I generally invoice in Euros, and then accept international wire transfers fees that get deducted in transit. If the customer asks me to quote/invoice in their preferred currency that's fine. In this case, I pick the conversion rate that my bank provides me and add any conversion fees (not transfer fees) to the amount on the invoice.
Sometimes a customer just pays in a different currency without notifying me beforehand. They usually just enter "x EUR in [other currency]" into google and wire that amount. Obviously, this is not the conversion rate that the customer nor I would ever get from our banks. So now this payment, which is 10% below the net of the invoiced amount, appeared in our bank account.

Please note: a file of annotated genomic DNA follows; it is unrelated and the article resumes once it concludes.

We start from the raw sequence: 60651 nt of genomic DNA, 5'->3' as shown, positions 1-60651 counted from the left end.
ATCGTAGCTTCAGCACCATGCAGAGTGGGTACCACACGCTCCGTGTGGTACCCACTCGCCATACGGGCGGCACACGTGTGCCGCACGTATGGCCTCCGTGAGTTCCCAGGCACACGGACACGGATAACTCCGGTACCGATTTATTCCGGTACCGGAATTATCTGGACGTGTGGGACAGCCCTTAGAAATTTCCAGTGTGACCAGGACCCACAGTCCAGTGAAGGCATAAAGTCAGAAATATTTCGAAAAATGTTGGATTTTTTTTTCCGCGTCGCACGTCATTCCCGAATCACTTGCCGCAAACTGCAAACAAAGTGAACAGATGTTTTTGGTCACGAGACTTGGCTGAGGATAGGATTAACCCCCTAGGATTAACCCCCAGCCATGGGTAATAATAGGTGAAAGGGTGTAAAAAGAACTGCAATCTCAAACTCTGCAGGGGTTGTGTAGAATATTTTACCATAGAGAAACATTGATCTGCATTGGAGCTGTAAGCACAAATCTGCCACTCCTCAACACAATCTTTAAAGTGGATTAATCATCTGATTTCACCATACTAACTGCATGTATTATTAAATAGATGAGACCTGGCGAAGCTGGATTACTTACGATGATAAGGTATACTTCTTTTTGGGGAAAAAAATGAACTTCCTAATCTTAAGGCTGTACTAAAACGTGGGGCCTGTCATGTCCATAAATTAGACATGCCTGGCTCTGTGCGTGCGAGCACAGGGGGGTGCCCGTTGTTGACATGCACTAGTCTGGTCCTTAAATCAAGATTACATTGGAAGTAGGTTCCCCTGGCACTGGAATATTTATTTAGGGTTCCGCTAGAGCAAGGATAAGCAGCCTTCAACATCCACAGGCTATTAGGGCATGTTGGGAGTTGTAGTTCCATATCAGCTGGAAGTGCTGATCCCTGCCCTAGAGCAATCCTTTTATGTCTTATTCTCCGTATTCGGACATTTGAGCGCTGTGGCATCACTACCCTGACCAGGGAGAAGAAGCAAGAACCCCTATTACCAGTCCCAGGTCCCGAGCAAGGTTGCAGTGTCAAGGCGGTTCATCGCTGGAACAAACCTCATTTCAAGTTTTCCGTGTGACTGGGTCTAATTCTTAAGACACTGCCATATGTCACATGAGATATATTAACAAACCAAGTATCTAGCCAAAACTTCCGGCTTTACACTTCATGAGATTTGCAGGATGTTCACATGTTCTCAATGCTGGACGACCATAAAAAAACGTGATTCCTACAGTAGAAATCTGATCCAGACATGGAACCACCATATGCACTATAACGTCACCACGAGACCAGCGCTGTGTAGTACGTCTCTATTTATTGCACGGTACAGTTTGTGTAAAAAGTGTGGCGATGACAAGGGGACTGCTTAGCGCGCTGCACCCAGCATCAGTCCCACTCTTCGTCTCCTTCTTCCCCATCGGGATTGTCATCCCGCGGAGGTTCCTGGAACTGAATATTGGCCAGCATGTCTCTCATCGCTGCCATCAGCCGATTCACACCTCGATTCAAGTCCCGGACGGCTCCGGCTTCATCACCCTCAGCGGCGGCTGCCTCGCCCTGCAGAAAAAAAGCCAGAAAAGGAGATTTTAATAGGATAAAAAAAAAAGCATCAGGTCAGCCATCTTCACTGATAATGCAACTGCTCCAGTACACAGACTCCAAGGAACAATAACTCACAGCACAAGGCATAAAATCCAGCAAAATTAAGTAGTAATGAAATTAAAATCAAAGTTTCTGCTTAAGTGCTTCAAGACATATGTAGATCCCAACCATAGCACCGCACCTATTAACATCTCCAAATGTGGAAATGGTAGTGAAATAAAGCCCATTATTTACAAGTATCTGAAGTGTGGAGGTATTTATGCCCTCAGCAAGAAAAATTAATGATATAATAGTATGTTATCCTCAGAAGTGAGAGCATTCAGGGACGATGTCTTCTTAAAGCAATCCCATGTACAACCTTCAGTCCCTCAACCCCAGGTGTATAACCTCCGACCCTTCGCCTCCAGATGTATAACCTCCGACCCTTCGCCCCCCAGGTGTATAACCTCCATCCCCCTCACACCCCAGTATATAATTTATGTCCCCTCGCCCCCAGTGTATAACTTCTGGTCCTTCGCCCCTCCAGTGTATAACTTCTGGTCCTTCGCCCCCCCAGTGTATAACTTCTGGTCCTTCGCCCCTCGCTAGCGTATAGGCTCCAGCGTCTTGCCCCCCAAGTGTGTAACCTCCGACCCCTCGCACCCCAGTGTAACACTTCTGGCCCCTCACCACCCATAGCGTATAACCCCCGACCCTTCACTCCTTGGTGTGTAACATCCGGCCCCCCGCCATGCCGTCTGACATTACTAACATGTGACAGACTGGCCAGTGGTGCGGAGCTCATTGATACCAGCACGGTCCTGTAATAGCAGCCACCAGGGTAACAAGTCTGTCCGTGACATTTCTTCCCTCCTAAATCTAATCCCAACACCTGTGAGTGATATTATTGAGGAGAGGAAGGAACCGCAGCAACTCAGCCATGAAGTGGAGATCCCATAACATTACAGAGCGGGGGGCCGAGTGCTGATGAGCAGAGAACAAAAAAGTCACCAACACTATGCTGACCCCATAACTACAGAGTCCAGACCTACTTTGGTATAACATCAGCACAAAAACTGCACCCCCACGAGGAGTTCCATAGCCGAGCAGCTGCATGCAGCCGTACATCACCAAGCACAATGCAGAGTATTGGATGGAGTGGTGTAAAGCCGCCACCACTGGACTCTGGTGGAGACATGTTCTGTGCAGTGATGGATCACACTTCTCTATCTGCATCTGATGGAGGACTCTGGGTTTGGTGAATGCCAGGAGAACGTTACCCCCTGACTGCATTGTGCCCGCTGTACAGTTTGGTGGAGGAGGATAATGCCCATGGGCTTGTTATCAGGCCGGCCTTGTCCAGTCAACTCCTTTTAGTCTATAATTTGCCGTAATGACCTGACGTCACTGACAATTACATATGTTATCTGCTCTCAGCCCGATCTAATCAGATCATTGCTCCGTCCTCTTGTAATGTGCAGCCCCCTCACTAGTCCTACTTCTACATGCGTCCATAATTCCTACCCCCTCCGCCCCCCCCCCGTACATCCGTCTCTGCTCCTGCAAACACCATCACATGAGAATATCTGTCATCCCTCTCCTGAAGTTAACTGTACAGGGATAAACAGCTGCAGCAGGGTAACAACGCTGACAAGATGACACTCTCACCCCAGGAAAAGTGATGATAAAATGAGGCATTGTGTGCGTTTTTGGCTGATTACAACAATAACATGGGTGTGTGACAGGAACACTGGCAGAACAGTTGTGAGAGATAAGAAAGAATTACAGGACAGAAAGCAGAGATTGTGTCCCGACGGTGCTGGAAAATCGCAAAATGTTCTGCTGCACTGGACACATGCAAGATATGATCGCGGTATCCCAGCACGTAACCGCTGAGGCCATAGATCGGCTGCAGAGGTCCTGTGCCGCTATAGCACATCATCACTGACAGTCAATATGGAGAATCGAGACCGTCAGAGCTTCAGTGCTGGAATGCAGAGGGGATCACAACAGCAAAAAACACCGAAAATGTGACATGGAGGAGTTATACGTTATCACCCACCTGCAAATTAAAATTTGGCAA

How should I professionally handle the situation? I can see a few options:
- Accept the hit and just go on with life, as long as it doesn't occur too often. This makes it somewhat unfair to the customers who do the conversion on their side and pay in the correct currency, or at least ask beforehand to change the currency on the invoice.
- Have my bank reject the payment, probably incurring even more loss as the money travels the way back to the other side of the world. Then tell the customer that I can't accept his currency and he shall pay as invoiced. Sounds like a bad move in terms of customer friendlyness – of course I could pretend my bank did it automatically.
- Keep the amount but tell the customer he should make another payment of the 10%+new conversion fees. How would I go on about doing that? Issue another invoice? After all, the total amount paid by the customer will be higher than if he had paid in one batch in the first place.
I'd appreciate some wisdom on how this is commonly handled.